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Lady Smallwood and the Obscurus of Azkaban

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The large tabby cat with the distinctive spectacle markings round its eyes was waiting by her front step when Alicia Smallwood dismissed her driver. Despite protocol, he drove off immediately, before she could unlock her front door. Tuesday night, of course. Quiz night down at his local. Anyway, no-one seemed about to leap out of the bushes, and frankly, if anyone did try anything tonight, they wouldn’t know what hit them.

The cat shot through the door like a streak of tabby lightning. Alicia moved towards her bedroom, unbuttoning her jacket and kicking off her shoes as she went.

“Milk in the fridge and Ardbeg in the pull-out cabinet next to it,” she tossed back over her left shoulder. “Help yourself.”

“Maybe just a wee one. And for yourself, since I’m pouring?”

She grimaced. “With the day I’ve had? An honest-to-God ginormous one.”

She showered swiftly, and threw on skinny black jeans and her favourite draped jersey top, the one she could never wear again in public, not after the PM’s photo-opportunity. Blast the woman. Even if she had no eye for what went with what herself, couldn’t MI6 have lent her T?

No. To Hell with the PM and her leather trousers. Thinking about it was pure displacement. Keep honest, at the very least.

She applied a spritz of Claire de la lune behind each ear, drew a deep breath, and returned to the living room.

Professor McGonagall was sitting in the Eames chair Jim had picked up for a song in a Northampton showroom, years ago, when Alicia had still been young enough for elderly relatives to drop smiling hints about the convenience of low-armed chairs for nursing mothers.

The roiling fear which had surged up at the tabby cat’s first appearance forced her to speak.

"Samantha —?’’

“Don’t be alarmed. dear. Your sister is doing splendidly. Indeed, if her work with the Truth and Reconciliation Committee doesn’t bring her the Order of Merlin, we’ll all be very surprised. Here, take your dram. You’re looking peaky.”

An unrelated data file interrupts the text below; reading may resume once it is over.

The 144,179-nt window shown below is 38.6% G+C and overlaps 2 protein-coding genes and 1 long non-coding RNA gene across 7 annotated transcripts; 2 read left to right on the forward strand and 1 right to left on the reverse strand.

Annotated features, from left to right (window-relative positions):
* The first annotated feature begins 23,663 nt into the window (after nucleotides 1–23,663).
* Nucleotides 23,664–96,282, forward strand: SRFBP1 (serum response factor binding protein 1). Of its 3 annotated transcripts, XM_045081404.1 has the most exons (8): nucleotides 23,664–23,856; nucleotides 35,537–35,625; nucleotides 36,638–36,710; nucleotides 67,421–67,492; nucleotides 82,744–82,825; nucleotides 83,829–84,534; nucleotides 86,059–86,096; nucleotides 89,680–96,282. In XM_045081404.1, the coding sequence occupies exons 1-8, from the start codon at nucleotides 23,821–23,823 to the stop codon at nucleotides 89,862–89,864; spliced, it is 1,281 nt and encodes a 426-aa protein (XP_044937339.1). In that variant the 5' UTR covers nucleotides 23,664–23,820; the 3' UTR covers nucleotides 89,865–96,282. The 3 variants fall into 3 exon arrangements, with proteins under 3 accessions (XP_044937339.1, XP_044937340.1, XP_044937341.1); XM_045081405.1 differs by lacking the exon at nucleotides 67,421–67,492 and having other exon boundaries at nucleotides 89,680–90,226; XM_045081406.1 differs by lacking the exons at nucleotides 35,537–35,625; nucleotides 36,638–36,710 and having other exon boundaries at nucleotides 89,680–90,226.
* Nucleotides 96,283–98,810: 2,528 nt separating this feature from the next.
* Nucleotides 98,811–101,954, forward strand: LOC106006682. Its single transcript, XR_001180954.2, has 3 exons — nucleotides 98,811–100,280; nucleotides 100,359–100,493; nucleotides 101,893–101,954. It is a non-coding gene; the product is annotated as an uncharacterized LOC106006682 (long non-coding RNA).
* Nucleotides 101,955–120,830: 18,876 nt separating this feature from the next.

The Professor’s brittle, cheerful manner set all Alicia’s well-trained instincts quivering. Though she sipped the whisky obediently, like a well-behaved child taking cough medicine, it did not distract her from the matter at hand.

“Well? If it’s not Samantha, what is it?”

“Official business, I’m sorry to say.” The older woman sighed. “Of course, Kingsley would normally take this kind of thing up with your Prime Minister, but most regrettably the handover from that pink, shiny man seems to have been terribly bungled. None of us know for sure if your new P.M. even understands the Minister for Magic is real, can you imagine that?”

Alicia could, all too easily. “Try talking to the Foreign and Commonwealth Office. They still can’t understand their own Secretary of State is real.”

The Professor sniffed. “Be that as it may, since you have your position, and Samantha is who she is, Kingsley thought it best to keep things all in the family.”

It was all Alicia could do not to snap. This simply wasn’t fair. It wasn’t, as Professor McGonagall herself admitted, even her job. She was at home, in her off-duty clothes, the warm bite of a good Scotch on her lips and an excellent Chinese meal just a few keystrokes on her iPad away.

When all of that was said and done, though, she was still a Government servant, and she knew when words meant things. She downed the last of her drink and put the cut-glass tumbler down on a side table with a decisive ‘click’.

“So, then. Official business. Spit it out.”

Her own housemistress would certainly have rebuked her for slang, no matter how many years stood between her and Cheltenham Ladies College, and Professor McGonagall looked as if she were repressing a similar impulse. However, after a moment, she said, “Well, it turns out there’s been an unpleasantness. A complicated unpleasantness, at that.”

“A complicated unpleasantness?”

Professor McGonagall sighed. “The Enlightenment has a great deal to answer for.”

Alicia blinked. “What?”

The Professor shook her head. “I’ll try to explain. In the old days, before the Statute of Secrecy, when someone like your sister was born into a non-magical family, terrible things could happen. Sometimes the child would be presumed to be possessed, and subjected to horrible abuse. Beatings, starvation, exorcisms – .”